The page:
Raymon L. Owens
U. S. Army
WWII US Military
Dates of Service: 12/14/1942 - 02/14/1946
Platoon Leader, 102 Infantry Division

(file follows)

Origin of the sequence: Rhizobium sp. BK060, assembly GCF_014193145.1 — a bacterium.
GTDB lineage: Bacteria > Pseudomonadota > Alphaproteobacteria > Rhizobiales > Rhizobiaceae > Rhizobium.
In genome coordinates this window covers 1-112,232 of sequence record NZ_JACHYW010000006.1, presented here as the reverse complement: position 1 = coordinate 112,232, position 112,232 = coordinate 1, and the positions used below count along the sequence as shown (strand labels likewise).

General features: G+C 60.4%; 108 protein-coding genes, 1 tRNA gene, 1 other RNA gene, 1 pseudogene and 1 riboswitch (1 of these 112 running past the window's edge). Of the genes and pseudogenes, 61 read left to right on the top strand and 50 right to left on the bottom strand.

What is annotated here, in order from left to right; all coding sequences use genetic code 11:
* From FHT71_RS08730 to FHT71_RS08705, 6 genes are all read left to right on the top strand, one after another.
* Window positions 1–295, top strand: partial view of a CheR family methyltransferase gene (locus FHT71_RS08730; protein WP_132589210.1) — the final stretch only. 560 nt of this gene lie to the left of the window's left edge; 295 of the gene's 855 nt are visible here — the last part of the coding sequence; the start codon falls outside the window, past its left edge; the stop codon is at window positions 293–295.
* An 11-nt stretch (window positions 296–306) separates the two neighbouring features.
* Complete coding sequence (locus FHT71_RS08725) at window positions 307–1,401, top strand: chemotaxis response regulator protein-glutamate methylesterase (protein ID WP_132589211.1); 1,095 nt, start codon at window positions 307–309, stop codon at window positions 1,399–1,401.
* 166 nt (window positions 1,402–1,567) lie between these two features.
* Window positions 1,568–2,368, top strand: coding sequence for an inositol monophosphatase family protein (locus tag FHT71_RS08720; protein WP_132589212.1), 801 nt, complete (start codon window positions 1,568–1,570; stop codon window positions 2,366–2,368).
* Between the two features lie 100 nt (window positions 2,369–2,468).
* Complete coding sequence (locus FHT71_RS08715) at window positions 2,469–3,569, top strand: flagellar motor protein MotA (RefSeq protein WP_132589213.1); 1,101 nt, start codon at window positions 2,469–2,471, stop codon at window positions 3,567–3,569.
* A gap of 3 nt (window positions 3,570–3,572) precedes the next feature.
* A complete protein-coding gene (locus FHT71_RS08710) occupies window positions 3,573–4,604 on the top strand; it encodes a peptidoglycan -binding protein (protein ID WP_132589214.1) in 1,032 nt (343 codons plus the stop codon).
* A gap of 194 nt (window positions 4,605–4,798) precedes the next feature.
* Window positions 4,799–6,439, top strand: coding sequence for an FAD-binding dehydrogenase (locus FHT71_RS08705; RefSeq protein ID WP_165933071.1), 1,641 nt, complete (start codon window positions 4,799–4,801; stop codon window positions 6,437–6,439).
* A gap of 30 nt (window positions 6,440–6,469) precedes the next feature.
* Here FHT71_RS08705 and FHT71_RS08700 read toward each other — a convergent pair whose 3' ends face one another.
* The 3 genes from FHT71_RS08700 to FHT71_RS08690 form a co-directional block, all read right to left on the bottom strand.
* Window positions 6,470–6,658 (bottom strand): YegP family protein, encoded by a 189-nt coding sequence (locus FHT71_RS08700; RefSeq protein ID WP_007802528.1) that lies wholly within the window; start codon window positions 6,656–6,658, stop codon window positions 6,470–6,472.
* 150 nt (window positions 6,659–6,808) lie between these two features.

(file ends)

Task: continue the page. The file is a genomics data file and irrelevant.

"I think so many things that I remember were the good things that happened to us," he recalls. "I just remember I was cold and miserable." That's how Raymon recalls service as an infantryman in Europe. Born in Castor, Louisiana, he moved with his family as a child to Minden. Later his father, a butcher, took the family to towns in Texas, and then to Shreveport, where Raymon graduated from Fair Park High School in 1940. He enlisted in the Army Specialized Training Program (ASTP) on December 14, 1942, while attending Centenary College. "I enlisted because I wanted to be in the ASTP rather than being drafted," he recalls. "I was afraid if I got drafted I'd get sent to the infantry which is where I ended up anyway." He was sent to Ohio State University in that program, but ASTP was soon terminated. Raymon was ordered to the 405th Infantry Regiment, 102nd Infantry Division. He arrived at Fort Dix, New Jersey in late September of 1944 uncertain of his overseas destination. "When they issued us the wool uniforms about the last week we were there, then we knew," he recalls. He sailed on a Norwegian cruise ship to Cherbourg, France. The 102nd was sent to Liege, Belgium, to relieve the Second Armored Division. Raymon was promoted to assistant squad leader, usually over eight men instead of the usual twelve. He says they were always under-strength. "We were kind of lucky to have ten," he says. Raymon remained on the front lines from October "until after Thanksgiving" before he had a hot shower, clean clothes, and a physical. All suffered from bad colds, diarrhea, and filth. All smoked or "learned to smoke," he says, with cigarettes included in all rations. A sniper shot him in a shoulder on his second day back in action. He recuperated in England during the Battle of the Bulge. After his hospital stay he returned to the front, and later crossed the Rhine, reporting "actually very little fighting," in his unit sector. One day his platoon stumbled across the inventory of a liquor store in a basement. "The gang celebrated that night," he recalls. As he handed out bottles of champagne to a passing armored column, one tanker told him of the death of Franklin Roosevelt. Raymon saw an early German jet in a hangar, and witnessed the aftermath of atrocities at concentration camps. He helped re-form a regimental band, and then assisted in publishing a newspaper from a captured print shop. He wrote stories under a pseudonym, O. Ray Lafaye, taken from his middle name, Lafayette. Raymon was shipped home in January of 1946, and was discharged at Camp Shelby near Hattiesburg, Mississippi. He returned to Centenary College on the GI Bill, where he majored in geology. He went to work for the Boy Scouts of America, and remained in scouting for twenty-five years before retiring. He later bought and ran a pet store. Raymon earned a Bronze Star and a Combat Infantryman Badge among other medals.